“Saint Patrick's Arrival”
Saint Patrick exhortes the Irish to give up poteen and gives them other stuff to drink. They dump his stuff into a puncheon where it mixes with whisky. He tries to ask about the puncheon but they think he said "punch" and so name the drink.
Saint Patrick arrives in Bantry Bay "on the back of a whale" and is greeted by bosthoons, spalpeens, and other rustics. He promises to bring them together and rid them of their sins while he entertains them by driving the devil "beyond the Black Sea." Then he exhorts them to give up poteen. He sleeps and, when he wakes, is upset to find them with their cruiskeens and bags filled with whisky. He tries replacing their whisky with "something sweet ... [and] something sour" while they sleep. When they wske they dumped his stuff into a tub [puncheon] where it mixes with whisky. "By the side of this mixture Each man grew a fixture." Patrick is upset at his plan being foiled by this "spawn of Druids" He tries to ask about the puncheon but, in the uproar, only "punch" could be heard. The drinkers assumed that "punch ... is the name of this thing That is drink for a king."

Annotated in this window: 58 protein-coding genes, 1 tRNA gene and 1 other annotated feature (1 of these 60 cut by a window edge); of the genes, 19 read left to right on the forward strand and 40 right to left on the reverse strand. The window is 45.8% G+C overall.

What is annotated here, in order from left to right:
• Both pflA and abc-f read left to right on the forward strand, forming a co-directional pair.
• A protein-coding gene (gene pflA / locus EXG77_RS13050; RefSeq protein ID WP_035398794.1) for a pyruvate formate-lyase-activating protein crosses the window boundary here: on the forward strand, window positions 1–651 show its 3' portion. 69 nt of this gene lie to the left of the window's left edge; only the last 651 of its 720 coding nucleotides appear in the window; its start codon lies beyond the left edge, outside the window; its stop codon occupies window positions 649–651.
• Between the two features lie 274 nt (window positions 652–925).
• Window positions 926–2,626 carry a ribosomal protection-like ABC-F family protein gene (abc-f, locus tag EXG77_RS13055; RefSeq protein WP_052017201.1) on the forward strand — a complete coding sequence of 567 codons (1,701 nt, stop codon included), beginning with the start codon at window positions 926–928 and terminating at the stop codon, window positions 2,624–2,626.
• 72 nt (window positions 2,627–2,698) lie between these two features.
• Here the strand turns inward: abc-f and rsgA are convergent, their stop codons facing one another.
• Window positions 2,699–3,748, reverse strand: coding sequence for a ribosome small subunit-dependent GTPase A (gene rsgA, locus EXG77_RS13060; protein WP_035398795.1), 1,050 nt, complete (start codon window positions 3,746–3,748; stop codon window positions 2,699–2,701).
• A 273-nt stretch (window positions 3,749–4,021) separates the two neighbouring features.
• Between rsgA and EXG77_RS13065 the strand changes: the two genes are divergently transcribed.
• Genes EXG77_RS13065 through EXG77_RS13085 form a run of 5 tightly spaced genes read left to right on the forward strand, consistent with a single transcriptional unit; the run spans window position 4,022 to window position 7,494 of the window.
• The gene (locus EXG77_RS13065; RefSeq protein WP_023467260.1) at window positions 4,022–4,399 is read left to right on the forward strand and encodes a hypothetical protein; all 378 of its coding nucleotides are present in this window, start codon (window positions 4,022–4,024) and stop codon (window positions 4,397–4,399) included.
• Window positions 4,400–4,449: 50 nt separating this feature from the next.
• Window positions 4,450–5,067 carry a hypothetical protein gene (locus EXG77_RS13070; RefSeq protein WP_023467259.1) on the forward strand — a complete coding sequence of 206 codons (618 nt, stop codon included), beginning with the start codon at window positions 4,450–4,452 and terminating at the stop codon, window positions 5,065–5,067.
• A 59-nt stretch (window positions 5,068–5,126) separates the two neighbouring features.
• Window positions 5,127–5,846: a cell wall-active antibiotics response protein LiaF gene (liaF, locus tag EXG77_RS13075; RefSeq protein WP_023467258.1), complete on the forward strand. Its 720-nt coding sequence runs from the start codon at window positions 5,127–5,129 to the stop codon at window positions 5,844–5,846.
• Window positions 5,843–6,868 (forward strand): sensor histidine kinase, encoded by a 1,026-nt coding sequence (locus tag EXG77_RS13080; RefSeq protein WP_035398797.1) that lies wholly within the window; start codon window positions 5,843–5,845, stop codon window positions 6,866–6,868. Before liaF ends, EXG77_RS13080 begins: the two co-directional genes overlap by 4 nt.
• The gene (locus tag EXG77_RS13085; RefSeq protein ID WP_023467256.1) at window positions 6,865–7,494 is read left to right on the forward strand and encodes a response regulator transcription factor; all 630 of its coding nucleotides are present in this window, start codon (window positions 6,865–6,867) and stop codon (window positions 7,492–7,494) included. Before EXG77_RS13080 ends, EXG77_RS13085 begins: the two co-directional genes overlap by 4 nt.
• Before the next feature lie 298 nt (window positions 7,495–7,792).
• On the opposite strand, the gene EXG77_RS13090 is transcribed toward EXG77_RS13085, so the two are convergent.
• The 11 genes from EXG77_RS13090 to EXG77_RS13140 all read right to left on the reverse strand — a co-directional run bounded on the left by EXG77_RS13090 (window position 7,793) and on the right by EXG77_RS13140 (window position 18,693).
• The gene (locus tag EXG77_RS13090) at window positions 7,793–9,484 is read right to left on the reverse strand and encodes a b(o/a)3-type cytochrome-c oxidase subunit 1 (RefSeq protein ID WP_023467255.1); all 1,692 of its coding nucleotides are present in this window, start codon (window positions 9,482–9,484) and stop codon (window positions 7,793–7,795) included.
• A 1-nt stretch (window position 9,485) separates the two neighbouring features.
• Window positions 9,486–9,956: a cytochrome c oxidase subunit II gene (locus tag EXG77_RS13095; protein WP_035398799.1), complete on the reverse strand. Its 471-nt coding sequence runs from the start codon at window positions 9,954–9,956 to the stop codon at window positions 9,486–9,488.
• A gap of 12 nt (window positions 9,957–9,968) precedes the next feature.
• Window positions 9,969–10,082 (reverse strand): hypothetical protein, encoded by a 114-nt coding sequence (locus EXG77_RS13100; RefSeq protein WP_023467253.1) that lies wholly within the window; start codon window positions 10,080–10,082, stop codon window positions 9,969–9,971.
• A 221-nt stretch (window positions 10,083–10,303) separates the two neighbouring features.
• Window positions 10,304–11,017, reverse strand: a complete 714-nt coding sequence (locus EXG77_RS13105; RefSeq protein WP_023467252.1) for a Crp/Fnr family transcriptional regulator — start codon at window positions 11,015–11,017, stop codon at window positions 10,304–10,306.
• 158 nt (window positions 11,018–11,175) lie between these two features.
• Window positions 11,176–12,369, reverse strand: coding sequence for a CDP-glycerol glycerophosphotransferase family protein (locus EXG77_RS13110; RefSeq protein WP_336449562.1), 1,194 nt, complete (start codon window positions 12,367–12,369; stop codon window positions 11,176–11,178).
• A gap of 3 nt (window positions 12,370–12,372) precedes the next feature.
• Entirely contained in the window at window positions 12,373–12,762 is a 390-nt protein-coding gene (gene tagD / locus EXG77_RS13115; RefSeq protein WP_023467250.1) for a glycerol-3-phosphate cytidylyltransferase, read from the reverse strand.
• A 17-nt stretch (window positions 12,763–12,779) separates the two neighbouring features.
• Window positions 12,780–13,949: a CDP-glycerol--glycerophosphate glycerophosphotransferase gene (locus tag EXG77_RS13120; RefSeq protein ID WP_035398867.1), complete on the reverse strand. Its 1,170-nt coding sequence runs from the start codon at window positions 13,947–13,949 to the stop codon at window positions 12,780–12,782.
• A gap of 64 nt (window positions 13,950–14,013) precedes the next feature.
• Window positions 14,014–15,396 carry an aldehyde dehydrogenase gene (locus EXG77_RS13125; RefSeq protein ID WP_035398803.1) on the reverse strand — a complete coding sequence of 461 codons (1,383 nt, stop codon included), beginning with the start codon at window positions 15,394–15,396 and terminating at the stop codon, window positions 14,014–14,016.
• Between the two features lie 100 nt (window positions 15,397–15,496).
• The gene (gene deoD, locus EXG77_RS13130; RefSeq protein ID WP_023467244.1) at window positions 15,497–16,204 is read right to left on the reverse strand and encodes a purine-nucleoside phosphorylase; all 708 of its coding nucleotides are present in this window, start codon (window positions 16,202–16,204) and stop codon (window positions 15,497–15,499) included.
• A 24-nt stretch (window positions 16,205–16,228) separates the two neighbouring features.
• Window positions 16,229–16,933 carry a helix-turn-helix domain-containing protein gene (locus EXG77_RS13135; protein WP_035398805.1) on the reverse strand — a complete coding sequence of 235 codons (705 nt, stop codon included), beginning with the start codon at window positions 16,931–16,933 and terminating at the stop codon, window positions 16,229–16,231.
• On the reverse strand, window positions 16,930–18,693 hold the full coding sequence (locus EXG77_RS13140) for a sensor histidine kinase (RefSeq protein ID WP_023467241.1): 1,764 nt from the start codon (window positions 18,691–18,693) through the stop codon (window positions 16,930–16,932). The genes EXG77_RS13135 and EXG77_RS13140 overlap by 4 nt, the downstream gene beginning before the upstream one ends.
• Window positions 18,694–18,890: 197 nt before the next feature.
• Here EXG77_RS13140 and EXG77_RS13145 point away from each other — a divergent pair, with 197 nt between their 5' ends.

Croker-PopularSongs: "Explanatory of the Origin of the word 'Punch.'" Puncheon here is taken to be "a large cask of varying capacity" (source: _Webster's Third New International Dictionary of the English Language Unabridged_, 1976; the same source has "punch, as "a hot or cold beverage ....," with a derivation perhaps from the Hindi or Sanskrit word for five, from "the number of ingredients.") - BS
Croker-PopularSongs: "The editor has been told that the author is a gentleman named Wood, an officer of the army; and that, some years since, the song was printed in the _Cork Southern Reporter_ newspaper with the signature 'Lanner de Waltram.'" - BS
- cf. "Patrick's Day in the Morning" (tune, according to Croker-PopularSongs)
- Croker-PopularSongs, pp. 16-22, "Saint Patrick's Arrival" (1 text)
- BI, CrPS016